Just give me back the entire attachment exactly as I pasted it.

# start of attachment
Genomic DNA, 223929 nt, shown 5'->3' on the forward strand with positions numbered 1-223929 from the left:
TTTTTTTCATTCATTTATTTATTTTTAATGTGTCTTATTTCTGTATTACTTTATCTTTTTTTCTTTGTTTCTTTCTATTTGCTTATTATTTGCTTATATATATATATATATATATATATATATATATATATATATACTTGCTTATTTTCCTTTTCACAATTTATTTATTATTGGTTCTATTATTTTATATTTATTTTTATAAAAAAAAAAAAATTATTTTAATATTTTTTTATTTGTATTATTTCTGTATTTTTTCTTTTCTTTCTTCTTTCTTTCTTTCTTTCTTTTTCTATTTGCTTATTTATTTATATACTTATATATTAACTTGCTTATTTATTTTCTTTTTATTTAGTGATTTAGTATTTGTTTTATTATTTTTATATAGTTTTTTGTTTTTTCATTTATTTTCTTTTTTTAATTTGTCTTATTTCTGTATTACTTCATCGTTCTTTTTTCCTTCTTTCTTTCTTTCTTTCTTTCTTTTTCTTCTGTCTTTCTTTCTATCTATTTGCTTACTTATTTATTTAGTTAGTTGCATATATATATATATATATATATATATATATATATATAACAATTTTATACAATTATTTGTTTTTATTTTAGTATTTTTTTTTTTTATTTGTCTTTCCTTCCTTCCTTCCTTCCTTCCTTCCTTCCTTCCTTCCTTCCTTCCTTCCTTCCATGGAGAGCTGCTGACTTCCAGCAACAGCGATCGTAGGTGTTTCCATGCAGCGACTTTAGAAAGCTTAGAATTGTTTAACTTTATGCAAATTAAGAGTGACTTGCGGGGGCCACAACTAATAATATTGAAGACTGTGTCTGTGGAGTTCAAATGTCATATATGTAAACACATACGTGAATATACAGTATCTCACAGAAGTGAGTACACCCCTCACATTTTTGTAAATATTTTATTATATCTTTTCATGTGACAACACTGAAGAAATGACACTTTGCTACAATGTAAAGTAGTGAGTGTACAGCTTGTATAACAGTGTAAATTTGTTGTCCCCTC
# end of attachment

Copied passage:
Genomic DNA, 223929 nt, shown 5'->3' on the forward strand with positions numbered 1-223929 from the left:
TTTTTTTCATTCATTTATTTATTTTTAATGTGTCTTATTTCTGTATTACTTTATCTTTTTTTCTTTGTTTCTTTCTATTTGCTTATTATTTGCTTATATATATATATATATATATATATATATATATATATATATACTTGCTTATTTTCCTTTTCACAATTTATTTATTATTGGTTCTATTATTTTATATTTATTTTTATAAAAAAAAAAAAATTATTTTAATATTTTTTTATTTGTATTATTTCTGTATTTTTTCTTTTCTTTCTTCTTTCTTTCTTTCTTTCTTTTTCTATTTGCTTATTTATTTATATACTTATATATTAACTTGCTTATTTATTTTCTTTTTATTTAGTGATTTAGTATTTGTTTTATTATTTTTATATAGTTTTTTGTTTTTTCATTTATTTTCTTTTTTTAATTTGTCTTATTTCTGTATTACTTCATCGTTCTTTTTTCCTTCTTTCTTTCTTTCTTTCTTTCTTTTTCTTCTGTCTTTCTTTCTATCTATTTGCTTACTTATTTATTTAGTTAGTTGCATATATATATATATATATATATATATATATATATATAACAATTTTATACAATTATTTGTTTTTATTTTAGTATTTTTTTTTTTTATTTGTCTTTCCTTCCTTCCTTCCTTCCTTCCTTCCTTCCTTCCTTCCTTCCTTCCTTCCTTCCATGGAGAGCTGCTGACTTCCAGCAACAGCGATCGTAGGTGTTTCCATGCAGCGACTTTAGAAAGCTTAGAATTGTTTAACTTTATGCAAATTAAGAGTGACTTGCGGGGGCCACAACTAATAATATTGAAGACTGTGTCTGTGGAGTTCAAATGTCATATATGTAAACACATACGTGAATATACAGTATCTCACAGAAGTGAGTACACCCCTCACATTTTTGTAAATATTTTATTATATCTTTTCATGTGACAACACTGAAGAAATGACACTTTGCTACAATGTAAAGTAGTGAGTGTACAGCTTGTATAACAGTGTAAATTTGTTGTCCCCTC